A Letter from Lisa (our Principal)
Dear members of the community,
I have been asked to articulate the ways in which P.S. 3 is “experimental.” This has turned out to be quite challenging because while, based on visitors’ observations, the school is atypical, it is our normal.
Our structures and attitudes grow organically out of several core underlying principles and practices.
- A school is essentially a collaborative venture. The vast majority of decisions are made collaboratively rather than top down. Depending upon the domain, they involve families, teachers, staff and students, or some combination of these groups.
- Individuals are valued. Each student and staff member is seen as having unique strengths and needs. The corollary is that no one should be disqualified for what s/he cannot yet do.
- Learning should be both joyful and productive. Children experience and interact with the world differently from adults. The unique experience of childhood is part of elementary school. So is learning to work hard, to be persistent, and to acquire the skills that will prepare students for their lives beyond elementary school. It is a balance that must be recalibrated on an ongoing basis.
- A school community is constantly changing. The members of the community come and go, the ones who remain learn and change. We must consider these changes and adapt to best meet the needs of our students on an ongoing basis.
- An attitude of mutual respect and problem solving is the norm. Staff work to model this and to facilitate its development among students. Families participate in solving community problems through participation in PTA committees and the ever-vibrant SLT.
- We bring an attitude of flexibility to an educational system that is increasingly rigid. Insofar as is practically and legally possible, we try to follow student need in our programming and instruction, rather than relying exclusively on pre-existing structures.
This applies to grade structure, which is reconsidered each year. Currently, we have five straight Ks (including an ICT), four straight 1st grades (including two ICTs), and one mixed grade K/1 classes. All eight of our 2nd and 3rd grade classes are mixed grades (half second graders, half third graders). We annually have a conversation with the K/1 and 2/3 teachers about the current social and instructional pros and cons of straight and mixed grade classes in order to determine our structure for next school year.
Flexibility applies to programming. We actually were using flexible programming prior to the Special Education “reform.” We attempt to make the best possible use of our staff talents to meet our student needs.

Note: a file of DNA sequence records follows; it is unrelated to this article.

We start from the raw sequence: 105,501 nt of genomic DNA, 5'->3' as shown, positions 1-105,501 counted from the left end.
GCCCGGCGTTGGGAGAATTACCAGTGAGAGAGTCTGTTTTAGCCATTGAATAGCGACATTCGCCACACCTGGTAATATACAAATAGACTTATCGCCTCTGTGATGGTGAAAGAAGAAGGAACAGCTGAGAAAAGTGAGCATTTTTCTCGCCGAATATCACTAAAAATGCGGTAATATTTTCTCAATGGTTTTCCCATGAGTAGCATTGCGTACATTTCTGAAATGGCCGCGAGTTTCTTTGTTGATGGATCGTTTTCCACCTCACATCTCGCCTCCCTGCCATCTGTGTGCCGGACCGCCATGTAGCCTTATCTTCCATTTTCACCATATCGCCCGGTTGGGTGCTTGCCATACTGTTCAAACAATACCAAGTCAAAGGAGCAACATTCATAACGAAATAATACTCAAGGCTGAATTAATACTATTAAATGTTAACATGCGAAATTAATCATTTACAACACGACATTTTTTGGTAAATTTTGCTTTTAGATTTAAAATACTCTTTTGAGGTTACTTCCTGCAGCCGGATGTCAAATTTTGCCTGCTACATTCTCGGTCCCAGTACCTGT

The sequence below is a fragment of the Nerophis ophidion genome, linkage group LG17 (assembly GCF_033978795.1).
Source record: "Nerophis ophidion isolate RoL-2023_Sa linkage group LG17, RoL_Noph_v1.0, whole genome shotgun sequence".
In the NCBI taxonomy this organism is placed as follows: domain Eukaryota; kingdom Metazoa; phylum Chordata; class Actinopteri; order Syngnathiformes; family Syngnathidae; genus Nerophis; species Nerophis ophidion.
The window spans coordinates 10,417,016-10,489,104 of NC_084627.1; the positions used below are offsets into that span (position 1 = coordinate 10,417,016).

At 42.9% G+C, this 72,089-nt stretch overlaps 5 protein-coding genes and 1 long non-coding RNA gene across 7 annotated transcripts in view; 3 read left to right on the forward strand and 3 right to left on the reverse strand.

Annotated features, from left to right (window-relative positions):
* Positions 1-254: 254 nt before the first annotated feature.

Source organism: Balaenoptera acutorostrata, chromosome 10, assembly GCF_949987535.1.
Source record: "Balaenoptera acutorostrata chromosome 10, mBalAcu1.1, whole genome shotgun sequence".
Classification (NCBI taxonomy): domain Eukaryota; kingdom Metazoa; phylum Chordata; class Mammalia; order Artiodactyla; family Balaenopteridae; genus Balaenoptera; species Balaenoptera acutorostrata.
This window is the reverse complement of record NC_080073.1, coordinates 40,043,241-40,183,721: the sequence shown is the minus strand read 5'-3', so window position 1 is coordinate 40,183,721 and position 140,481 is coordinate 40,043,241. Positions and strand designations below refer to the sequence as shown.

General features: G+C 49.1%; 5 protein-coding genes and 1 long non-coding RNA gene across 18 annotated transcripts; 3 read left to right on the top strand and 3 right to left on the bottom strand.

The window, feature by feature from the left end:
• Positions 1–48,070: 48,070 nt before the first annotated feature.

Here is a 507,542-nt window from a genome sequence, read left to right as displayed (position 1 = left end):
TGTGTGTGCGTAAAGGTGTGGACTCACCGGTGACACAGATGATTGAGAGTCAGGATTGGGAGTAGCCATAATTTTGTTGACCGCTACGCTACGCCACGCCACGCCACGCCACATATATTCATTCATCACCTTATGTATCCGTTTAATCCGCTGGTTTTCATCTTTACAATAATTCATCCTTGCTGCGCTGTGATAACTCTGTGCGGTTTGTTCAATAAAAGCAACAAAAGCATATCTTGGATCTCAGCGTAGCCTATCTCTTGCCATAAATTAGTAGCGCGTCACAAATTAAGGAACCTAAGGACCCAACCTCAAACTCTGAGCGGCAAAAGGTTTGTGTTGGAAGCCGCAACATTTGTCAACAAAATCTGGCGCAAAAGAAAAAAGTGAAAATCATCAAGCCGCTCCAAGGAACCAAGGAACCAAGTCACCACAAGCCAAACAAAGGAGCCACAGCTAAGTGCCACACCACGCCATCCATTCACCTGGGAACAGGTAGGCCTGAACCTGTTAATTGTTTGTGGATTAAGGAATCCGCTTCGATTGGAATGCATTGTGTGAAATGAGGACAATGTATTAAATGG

We have spent considerable time and effort constructing curriculum that integrates arts education. This is not the same as including arts education, but rather working both within disciplines and in interdisciplinary projects. This occurs in cluster rooms, classrooms, between the two, and using community resources. The arts provide an ideal access point to learning for many students, including those who may struggle in academic areas. They bring together disciplined study and practice with creativity. Our programming includes:
- Visual Art (DoE funded, PTA supplemented)
- Ceramics/Small group art (half classes, PTA funded)
- Dance: one full-time teacher (DoE funded) one 4.5 day/week teacher (grant funded)
- Music: taught by working musicians; one four-day/week teacher – mixed vocal/percussion ensembles, improvisation, composition, some music history and theory; one two/day week teacher – “troubadour” (PTA funded)
- Scientist and Artist in Residence program (SAIR) – mini-grants available to all classroom teachers to integrate specific scientific or artistic work into an aspect of their curriculum, program co-developed with parents (funded by PTA). Some examples include working with the American Institute of Architecture, playwrights, working with the Battery Conversancy Farm, a range of visual artists.
- Culinary Arts – The Cooking Room was developed in partnership with parents to take advantage of our inherited middle school science room. Classes work with chefs and parent volunteers using a formal curriculum to learn about the art and science of preparing healthy food.
We provide extra support to students with social differences. Based on observation of our classes several years ago, the Department of Education has provided us with the funding to support students in inclusive settings who are either on the Autistic Spectrum or exhibit similar behaviors. This support has helped build our staff’s knowledge and expertise.
Our approach to discipline is informed by both the practical necessities of daily life in a school community and the understandings gained from mindfulness education. Whenever possible, we work to develop structures that support students in learning to manage and control their school behavior (a social setting), rather than relying on a punitive approach.
I could continue, but I believe this gives you a picture of how we function. If you would like to visit, or to ask any questions, please do!
Principal, P.S. 3